No one cares about Adam Morrison and his NCAA tears. But whenever folks talks about crying in basketball, talk returns to Kobe Bryant in the 2003 playoffs.
That was the death of a dynasty and whatever you think about Kobe, good luck impugning his manhood—or pretending like he’s not a stone-cold killer out on the court.
So when he tells Max Kellerman that the Heat could cry if they wanted to, that should be reason enough to stop the discussion once and for all.
“I mean it’s . . . everybody truly responds differently,” said Bryant. “If guys are crying in the locker room, they’re crying in the locker room. It doesn’t mean they’re chumps, doesn’t mean they’re soft, doesn’t mean anything. That’s just how they respond to it.”
Then, perhaps giving us a window into his own psyche, or at least explaining why he sees crying as more than just emasculation, Kobe had this to say:
“I mean you know they have their own issues over there. Every team has issues. That’s part of the season,” said Bryant. “If you don’t have issues you know then you’re not a team. Everybody responds to adversity differently. You know what I mean. It doesn’t make it right. It doesn’t make it wrong. Everybody has their own way of dealing with things, but it’s how you come out of that, really that’s the true mark of a king.”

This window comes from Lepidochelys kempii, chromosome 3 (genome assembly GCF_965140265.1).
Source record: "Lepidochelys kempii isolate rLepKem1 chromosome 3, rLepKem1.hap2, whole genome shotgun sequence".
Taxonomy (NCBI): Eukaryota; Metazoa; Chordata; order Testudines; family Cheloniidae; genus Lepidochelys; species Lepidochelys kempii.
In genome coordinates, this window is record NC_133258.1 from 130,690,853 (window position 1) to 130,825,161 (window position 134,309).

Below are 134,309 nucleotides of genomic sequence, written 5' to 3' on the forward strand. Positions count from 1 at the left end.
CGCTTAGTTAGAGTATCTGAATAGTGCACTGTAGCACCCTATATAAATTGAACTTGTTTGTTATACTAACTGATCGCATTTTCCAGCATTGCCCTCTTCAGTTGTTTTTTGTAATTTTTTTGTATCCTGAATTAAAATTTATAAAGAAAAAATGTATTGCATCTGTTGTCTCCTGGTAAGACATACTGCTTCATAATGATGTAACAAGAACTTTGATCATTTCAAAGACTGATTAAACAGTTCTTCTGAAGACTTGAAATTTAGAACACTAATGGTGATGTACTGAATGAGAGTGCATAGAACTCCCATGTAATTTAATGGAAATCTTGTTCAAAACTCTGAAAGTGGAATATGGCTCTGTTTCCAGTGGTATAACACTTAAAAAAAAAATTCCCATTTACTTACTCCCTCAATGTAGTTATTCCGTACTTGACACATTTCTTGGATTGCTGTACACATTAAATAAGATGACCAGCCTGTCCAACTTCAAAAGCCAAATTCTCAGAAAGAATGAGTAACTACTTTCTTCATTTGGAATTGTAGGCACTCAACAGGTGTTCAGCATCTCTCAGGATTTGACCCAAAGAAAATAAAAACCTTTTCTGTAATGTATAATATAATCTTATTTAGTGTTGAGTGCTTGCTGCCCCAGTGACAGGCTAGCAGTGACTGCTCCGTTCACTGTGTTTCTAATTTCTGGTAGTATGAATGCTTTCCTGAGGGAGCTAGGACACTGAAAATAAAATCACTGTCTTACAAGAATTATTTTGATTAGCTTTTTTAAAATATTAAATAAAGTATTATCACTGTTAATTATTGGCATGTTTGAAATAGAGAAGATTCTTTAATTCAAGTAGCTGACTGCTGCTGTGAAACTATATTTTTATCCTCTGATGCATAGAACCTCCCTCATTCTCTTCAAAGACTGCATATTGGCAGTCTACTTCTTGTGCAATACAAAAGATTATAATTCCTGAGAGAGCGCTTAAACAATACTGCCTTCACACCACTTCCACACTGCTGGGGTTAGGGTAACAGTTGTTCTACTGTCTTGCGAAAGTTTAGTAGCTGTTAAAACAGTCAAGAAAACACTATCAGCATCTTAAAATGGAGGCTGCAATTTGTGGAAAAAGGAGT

Ultimately, none of this is about how the public, or other players, perceive athletes who cry. It’s about what it says about their internal processes. Sure, maybe the backlash could send them into a psychological tailspin. More likely than not, though, it’s evidence of process, progress, and the evolution of a team that, let’s face it, still has no idea who or what it is.
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